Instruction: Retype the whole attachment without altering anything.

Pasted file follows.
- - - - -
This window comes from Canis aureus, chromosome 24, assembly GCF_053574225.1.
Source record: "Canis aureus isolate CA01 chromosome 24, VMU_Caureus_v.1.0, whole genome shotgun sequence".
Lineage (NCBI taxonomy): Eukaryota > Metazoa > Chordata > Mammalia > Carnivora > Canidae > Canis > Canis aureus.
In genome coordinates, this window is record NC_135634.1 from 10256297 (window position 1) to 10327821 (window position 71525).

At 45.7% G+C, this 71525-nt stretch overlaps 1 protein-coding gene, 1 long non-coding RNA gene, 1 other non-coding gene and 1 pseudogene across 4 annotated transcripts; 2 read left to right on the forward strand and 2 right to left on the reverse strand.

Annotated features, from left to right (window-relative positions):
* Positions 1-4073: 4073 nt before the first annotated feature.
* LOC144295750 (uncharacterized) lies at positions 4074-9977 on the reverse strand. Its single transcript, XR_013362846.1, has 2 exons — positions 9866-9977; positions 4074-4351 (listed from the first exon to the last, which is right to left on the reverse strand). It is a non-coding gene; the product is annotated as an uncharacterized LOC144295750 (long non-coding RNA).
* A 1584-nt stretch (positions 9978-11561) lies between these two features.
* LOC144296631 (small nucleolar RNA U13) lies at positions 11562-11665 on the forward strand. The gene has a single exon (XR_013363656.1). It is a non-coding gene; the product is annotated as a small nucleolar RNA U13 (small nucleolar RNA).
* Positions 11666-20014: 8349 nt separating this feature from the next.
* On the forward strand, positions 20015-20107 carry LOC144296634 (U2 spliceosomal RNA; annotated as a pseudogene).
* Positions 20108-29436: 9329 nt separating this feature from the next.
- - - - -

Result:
This window comes from Canis aureus, chromosome 24, assembly GCF_053574225.1.
Source record: "Canis aureus isolate CA01 chromosome 24, VMU_Caureus_v.1.0, whole genome shotgun sequence".
Lineage (NCBI taxonomy): Eukaryota > Metazoa > Chordata > Mammalia > Carnivora > Canidae > Canis > Canis aureus.
In genome coordinates, this window is record NC_135634.1 from 10256297 (window position 1) to 10327821 (window position 71525).

At 45.7% G+C, this 71525-nt stretch overlaps 1 protein-coding gene, 1 long non-coding RNA gene, 1 other non-coding gene and 1 pseudogene across 4 annotated transcripts; 2 read left to right on the forward strand and 2 right to left on the reverse strand.

Annotated features, from left to right (window-relative positions):
* Positions 1-4073: 4073 nt before the first annotated feature.
* LOC144295750 (uncharacterized) lies at positions 4074-9977 on the reverse strand. Its single transcript, XR_013362846.1, has 2 exons — positions 9866-9977; positions 4074-4351 (listed from the first exon to the last, which is right to left on the reverse strand). It is a non-coding gene; the product is annotated as an uncharacterized LOC144295750 (long non-coding RNA).
* A 1584-nt stretch (positions 9978-11561) lies between these two features.
* LOC144296631 (small nucleolar RNA U13) lies at positions 11562-11665 on the forward strand. The gene has a single exon (XR_013363656.1). It is a non-coding gene; the product is annotated as a small nucleolar RNA U13 (small nucleolar RNA).
* Positions 11666-20014: 8349 nt separating this feature from the next.
* On the forward strand, positions 20015-20107 carry LOC144296634 (U2 spliceosomal RNA; annotated as a pseudogene).
* Positions 20108-29436: 9329 nt separating this feature from the next.